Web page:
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Discussion in 'Raising Baby Chicks' started by VolailleAmant, Feb 27, 2017.

  1. VolailleAmant

    VolailleAmant Chillin' With My Peeps

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    Hi,
    My chicks are about 4-5 days old today, I ordered from Cackle hatchery ( which I l[​IMG]ve ) I ordered 25 with 3 extras = 28.
    Anyhow, many of them developed pasty butt ([​IMG]), I panicked but cleaned them butts right up. They made it through the the cold Michigan February night with a wet butt. The next morning, today, I found 2 dead chicks, he brooder thermometer read 105, I raised the light inches higher so it was more comfortable. I added sav a chick electrolytes and probiotics to their water ALONG WITH fresh plain drinking water. Days earlier I had my first chick die, why are they dying? I'd be considered a chicken nut, reading every possible book there is on the topic, I guess I know my stuff bout them. I have done my reading plenty about raising chicks, I believe that I am doing everything there is to assure a safe and healthy upbringing, but why are they dying?
    I am sounding VERY novice, I am sorry to sound like I am entering something I have no clue about, but I want to know why they are dying and I there is anything I can do to prevent them from doing so. Thanks in advance!!!![​IMG]
    -VA
     
  2. TLWR

    TLWR Chillin' With My Peeps

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    the brooder being too warm can cause them issues and they can overheat and die
    and sometimes, chicks just die
     
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  3. aart

    aart Chicken Juggler! Premium Member

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    105F brooder? Is there a cooler part of the brooder?
    Please show pic of brooder setup.


    Here's my notes on chick heat, hope something in there might help:
    They need to be pretty warm(~85-90F on the brooder floor right under the lamp and 10-20 degrees cooler at the other end of brooder) for the first day or two, especially if they have been shipped, until they get to eating, drinking and moving around well. But after that it's best to keep them as cool as possible for optimal feather growth and quicker acclimation to outside temps. A lot of chick illnesses are attributed to too warm of a brooder. I do think it's a good idea to use a thermometer on the floor of the brooder to check the temps, especially when new at brooding, later I still use it but more out of curiosity than need.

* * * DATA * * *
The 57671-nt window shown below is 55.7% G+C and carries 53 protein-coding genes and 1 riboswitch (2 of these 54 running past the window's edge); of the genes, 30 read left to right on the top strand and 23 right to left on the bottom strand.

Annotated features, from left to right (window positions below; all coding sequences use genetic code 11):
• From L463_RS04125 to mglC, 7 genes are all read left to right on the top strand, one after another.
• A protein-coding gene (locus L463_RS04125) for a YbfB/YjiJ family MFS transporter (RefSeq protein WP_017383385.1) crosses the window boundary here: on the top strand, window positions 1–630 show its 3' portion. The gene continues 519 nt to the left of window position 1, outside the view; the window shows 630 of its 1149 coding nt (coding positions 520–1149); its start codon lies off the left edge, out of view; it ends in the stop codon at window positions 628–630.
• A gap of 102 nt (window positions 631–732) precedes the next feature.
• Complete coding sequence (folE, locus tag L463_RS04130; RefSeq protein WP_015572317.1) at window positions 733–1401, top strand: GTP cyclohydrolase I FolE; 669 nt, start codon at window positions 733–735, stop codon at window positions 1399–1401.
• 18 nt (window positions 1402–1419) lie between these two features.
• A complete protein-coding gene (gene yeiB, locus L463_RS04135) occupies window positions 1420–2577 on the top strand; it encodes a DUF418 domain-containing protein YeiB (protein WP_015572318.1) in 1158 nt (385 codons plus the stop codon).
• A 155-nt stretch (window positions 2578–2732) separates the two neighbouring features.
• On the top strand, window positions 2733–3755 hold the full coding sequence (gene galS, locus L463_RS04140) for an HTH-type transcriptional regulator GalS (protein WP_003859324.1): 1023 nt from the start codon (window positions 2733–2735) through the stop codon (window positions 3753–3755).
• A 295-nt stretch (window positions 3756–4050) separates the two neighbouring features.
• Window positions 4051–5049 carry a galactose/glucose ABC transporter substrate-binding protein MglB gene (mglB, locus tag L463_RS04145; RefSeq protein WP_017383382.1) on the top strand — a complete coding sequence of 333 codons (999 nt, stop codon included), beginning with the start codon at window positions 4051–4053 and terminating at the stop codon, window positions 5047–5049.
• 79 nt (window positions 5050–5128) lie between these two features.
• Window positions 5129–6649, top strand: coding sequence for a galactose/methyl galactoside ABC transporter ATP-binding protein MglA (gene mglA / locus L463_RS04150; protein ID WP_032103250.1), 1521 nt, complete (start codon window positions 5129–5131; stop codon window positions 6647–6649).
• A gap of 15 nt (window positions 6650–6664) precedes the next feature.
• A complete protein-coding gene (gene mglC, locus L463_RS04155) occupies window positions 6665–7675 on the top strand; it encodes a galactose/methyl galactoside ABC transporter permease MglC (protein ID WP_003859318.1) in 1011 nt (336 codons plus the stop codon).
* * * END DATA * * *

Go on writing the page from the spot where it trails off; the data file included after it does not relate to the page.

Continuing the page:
The best indicator of heat levels is to watch their behavior:
    If they are huddled/piled up right under the lamp and cheeping very loudly, they are too cold.
    If they are spread out on the absolute edges of the brooder as far from the lamp as possible, panting and/or cheeping very loudly, they are too hot.
    If they sleep around the edge of the lamp calmly just next to each other and spend time running all around the brooder they are juuuust right!

    The lamp is best at one end of the brooder with food/water at the other cooler end of the brooder, so they can get away from the heat or be under it as needed. Wattage of 'heat' bulb depends on size of brooder and ambient temperature of room brooder is in. Regular incandescent bulbs can be used, you might not need a 'heat bulb'. You can get red colored incandescent bulbs at a reptile supply source. A dimmer extension cord is an excellent way to adjust the output of the bulb to change the heat without changing the height of the lamp.


    Or you could go with a heat plate, commercially made or DIY: https://www.backyardchickens.com/a/pseudo-brooder-heater-plate
     
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  4. azygous

    azygous Chicken Obsessed

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    To summarize what aart has posted, you've read enough about chickens, now observe and learn from their behavior.